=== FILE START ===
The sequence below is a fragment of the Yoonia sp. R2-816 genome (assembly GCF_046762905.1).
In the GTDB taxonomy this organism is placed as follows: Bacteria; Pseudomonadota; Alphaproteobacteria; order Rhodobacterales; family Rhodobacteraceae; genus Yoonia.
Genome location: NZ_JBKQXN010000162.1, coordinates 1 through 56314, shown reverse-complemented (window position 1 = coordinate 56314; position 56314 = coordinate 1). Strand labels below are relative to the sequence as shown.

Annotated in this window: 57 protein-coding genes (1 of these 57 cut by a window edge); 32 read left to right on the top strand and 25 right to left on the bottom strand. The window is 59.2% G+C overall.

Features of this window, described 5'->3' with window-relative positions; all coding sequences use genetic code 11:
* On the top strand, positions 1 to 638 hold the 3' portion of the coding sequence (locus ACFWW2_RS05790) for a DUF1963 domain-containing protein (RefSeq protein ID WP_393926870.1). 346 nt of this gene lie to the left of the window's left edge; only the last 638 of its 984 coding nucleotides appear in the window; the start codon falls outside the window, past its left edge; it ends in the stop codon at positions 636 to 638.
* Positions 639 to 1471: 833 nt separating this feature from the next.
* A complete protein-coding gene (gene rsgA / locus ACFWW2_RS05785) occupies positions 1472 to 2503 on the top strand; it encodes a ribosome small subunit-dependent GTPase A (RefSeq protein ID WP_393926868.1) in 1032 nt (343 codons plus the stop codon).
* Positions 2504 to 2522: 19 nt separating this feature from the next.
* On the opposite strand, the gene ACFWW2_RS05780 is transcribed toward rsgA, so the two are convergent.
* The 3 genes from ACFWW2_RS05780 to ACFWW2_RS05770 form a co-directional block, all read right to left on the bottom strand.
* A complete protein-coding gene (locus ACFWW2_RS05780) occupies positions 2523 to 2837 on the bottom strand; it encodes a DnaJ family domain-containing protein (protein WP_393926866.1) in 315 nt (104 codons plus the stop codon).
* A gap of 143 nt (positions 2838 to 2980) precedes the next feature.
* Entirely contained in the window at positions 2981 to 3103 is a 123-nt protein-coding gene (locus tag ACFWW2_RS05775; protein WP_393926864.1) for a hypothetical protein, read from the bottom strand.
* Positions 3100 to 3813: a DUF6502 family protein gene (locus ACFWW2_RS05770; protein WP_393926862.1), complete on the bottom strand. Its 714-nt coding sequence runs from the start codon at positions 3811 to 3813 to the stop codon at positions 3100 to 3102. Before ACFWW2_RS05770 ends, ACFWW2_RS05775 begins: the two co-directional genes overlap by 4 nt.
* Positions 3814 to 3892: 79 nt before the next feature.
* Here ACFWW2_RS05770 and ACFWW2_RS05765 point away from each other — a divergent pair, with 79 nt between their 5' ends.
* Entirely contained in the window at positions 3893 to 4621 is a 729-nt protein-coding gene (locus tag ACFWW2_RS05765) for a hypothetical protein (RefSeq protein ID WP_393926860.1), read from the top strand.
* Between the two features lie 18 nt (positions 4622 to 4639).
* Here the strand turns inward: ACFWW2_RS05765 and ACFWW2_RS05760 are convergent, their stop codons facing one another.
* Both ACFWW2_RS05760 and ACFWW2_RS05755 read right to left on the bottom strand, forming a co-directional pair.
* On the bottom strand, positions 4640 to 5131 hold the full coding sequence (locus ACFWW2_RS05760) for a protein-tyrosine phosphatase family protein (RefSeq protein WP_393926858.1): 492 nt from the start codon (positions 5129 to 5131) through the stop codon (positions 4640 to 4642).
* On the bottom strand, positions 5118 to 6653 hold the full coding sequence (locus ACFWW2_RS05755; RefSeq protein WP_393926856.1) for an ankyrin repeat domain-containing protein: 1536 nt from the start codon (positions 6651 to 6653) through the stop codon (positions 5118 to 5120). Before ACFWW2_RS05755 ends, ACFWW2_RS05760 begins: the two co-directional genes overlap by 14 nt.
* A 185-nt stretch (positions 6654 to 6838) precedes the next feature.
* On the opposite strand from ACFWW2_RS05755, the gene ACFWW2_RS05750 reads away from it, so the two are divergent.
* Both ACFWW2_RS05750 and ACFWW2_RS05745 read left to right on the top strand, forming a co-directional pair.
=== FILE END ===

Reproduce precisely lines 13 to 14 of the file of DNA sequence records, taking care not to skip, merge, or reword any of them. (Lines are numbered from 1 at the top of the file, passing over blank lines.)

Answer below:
* A gap of 143 nt (positions 2838 to 2980) precedes the next feature.
* Entirely contained in the window at positions 2981 to 3103 is a 123-nt protein-coding gene (locus tag ACFWW2_RS05775; protein WP_393926864.1) for a hypothetical protein, read from the bottom strand.